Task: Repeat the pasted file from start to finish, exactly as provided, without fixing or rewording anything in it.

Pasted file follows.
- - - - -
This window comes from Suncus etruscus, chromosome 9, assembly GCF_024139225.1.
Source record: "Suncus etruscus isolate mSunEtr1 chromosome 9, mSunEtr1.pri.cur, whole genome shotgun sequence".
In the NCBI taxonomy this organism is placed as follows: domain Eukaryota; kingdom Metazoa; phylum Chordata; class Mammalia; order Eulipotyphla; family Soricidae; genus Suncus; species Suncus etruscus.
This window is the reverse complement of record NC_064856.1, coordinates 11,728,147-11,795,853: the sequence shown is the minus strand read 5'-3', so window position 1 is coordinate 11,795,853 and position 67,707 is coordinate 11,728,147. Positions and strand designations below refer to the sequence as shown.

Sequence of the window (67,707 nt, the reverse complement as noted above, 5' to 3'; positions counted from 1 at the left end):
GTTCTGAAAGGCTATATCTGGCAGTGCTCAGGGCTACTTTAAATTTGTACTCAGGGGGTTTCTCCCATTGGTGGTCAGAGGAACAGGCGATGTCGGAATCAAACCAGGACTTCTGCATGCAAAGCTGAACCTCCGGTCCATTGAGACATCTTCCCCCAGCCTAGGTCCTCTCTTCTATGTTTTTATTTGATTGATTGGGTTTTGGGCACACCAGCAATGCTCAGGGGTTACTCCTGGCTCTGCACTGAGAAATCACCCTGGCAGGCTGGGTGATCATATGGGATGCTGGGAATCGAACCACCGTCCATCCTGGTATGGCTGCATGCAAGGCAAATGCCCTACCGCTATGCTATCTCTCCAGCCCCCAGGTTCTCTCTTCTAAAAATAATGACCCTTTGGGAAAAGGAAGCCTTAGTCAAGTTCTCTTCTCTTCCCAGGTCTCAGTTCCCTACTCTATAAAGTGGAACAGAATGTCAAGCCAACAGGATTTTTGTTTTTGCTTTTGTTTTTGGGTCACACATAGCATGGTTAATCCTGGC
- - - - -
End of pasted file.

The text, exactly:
This window comes from Suncus etruscus, chromosome 9, assembly GCF_024139225.1.
Source record: "Suncus etruscus isolate mSunEtr1 chromosome 9, mSunEtr1.pri.cur, whole genome shotgun sequence".
In the NCBI taxonomy this organism is placed as follows: domain Eukaryota; kingdom Metazoa; phylum Chordata; class Mammalia; order Eulipotyphla; family Soricidae; genus Suncus; species Suncus etruscus.
This window is the reverse complement of record NC_064856.1, coordinates 11,728,147-11,795,853: the sequence shown is the minus strand read 5'-3', so window position 1 is coordinate 11,795,853 and position 67,707 is coordinate 11,728,147. Positions and strand designations below refer to the sequence as shown.

Sequence of the window (67,707 nt, the reverse complement as noted above, 5' to 3'; positions counted from 1 at the left end):
GTTCTGAAAGGCTATATCTGGCAGTGCTCAGGGCTACTTTAAATTTGTACTCAGGGGGTTTCTCCCATTGGTGGTCAGAGGAACAGGCGATGTCGGAATCAAACCAGGACTTCTGCATGCAAAGCTGAACCTCCGGTCCATTGAGACATCTTCCCCCAGCCTAGGTCCTCTCTTCTATGTTTTTATTTGATTGATTGGGTTTTGGGCACACCAGCAATGCTCAGGGGTTACTCCTGGCTCTGCACTGAGAAATCACCCTGGCAGGCTGGGTGATCATATGGGATGCTGGGAATCGAACCACCGTCCATCCTGGTATGGCTGCATGCAAGGCAAATGCCCTACCGCTATGCTATCTCTCCAGCCCCCAGGTTCTCTCTTCTAAAAATAATGACCCTTTGGGAAAAGGAAGCCTTAGTCAAGTTCTCTTCTCTTCCCAGGTCTCAGTTCCCTACTCTATAAAGTGGAACAGAATGTCAAGCCAACAGGATTTTTGTTTTTGCTTTTGTTTTTGGGTCACACATAGCATGGTTAATCCTGGC